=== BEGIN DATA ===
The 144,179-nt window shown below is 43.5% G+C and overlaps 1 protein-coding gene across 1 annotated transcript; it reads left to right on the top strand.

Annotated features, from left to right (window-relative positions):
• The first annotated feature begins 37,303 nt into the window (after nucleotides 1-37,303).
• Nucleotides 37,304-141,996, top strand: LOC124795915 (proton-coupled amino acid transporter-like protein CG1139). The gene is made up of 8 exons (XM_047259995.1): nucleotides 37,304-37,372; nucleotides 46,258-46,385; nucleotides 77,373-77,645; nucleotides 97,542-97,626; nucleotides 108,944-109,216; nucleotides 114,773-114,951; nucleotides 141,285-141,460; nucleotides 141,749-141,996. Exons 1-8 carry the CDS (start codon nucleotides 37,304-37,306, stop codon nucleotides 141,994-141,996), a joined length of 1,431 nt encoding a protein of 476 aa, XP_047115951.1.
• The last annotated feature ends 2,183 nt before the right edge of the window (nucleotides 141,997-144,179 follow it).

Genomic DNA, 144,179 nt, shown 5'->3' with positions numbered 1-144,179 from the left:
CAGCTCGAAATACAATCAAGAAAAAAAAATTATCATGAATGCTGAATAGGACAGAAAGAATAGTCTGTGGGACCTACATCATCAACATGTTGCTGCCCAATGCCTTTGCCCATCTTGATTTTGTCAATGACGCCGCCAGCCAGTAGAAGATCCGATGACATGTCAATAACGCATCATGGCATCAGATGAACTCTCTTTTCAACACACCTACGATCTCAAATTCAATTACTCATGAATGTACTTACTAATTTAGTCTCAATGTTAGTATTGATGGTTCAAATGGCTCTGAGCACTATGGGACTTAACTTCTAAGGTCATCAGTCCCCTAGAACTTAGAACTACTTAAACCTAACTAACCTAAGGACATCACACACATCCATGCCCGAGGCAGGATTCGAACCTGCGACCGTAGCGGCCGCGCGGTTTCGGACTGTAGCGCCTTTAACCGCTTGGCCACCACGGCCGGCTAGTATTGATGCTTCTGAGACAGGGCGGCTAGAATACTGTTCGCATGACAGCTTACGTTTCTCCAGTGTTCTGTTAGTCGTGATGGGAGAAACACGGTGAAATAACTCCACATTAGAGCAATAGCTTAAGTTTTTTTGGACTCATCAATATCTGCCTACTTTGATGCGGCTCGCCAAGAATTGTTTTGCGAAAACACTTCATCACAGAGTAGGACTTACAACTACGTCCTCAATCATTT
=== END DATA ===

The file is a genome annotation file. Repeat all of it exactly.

The 144,179-nt window shown below is 43.5% G+C and overlaps 1 protein-coding gene across 1 annotated transcript; it reads left to right on the top strand.

Annotated features, from left to right (window-relative positions):
• The first annotated feature begins 37,303 nt into the window (after nucleotides 1-37,303).
• Nucleotides 37,304-141,996, top strand: LOC124795915 (proton-coupled amino acid transporter-like protein CG1139). The gene is made up of 8 exons (XM_047259995.1): nucleotides 37,304-37,372; nucleotides 46,258-46,385; nucleotides 77,373-77,645; nucleotides 97,542-97,626; nucleotides 108,944-109,216; nucleotides 114,773-114,951; nucleotides 141,285-141,460; nucleotides 141,749-141,996. Exons 1-8 carry the CDS (start codon nucleotides 37,304-37,306, stop codon nucleotides 141,994-141,996), a joined length of 1,431 nt encoding a protein of 476 aa, XP_047115951.1.
• The last annotated feature ends 2,183 nt before the right edge of the window (nucleotides 141,997-144,179 follow it).

Genomic DNA, 144,179 nt, shown 5'->3' with positions numbered 1-144,179 from the left:
CAGCTCGAAATACAATCAAGAAAAAAAAATTATCATGAATGCTGAATAGGACAGAAAGAATAGTCTGTGGGACCTACATCATCAACATGTTGCTGCCCAATGCCTTTGCCCATCTTGATTTTGTCAATGACGCCGCCAGCCAGTAGAAGATCCGATGACATGTCAATAACGCATCATGGCATCAGATGAACTCTCTTTTCAACACACCTACGATCTCAAATTCAATTACTCATGAATGTACTTACTAATTTAGTCTCAATGTTAGTATTGATGGTTCAAATGGCTCTGAGCACTATGGGACTTAACTTCTAAGGTCATCAGTCCCCTAGAACTTAGAACTACTTAAACCTAACTAACCTAAGGACATCACACACATCCATGCCCGAGGCAGGATTCGAACCTGCGACCGTAGCGGCCGCGCGGTTTCGGACTGTAGCGCCTTTAACCGCTTGGCCACCACGGCCGGCTAGTATTGATGCTTCTGAGACAGGGCGGCTAGAATACTGTTCGCATGACAGCTTACGTTTCTCCAGTGTTCTGTTAGTCGTGATGGGAGAAACACGGTGAAATAACTCCACATTAGAGCAATAGCTTAAGTTTTTTTGGACTCATCAATATCTGCCTACTTTGATGCGGCTCGCCAAGAATTGTTTTGCGAAAACACTTCATCACAGAGTAGGACTTACAACTACGTCCTCAATCATTT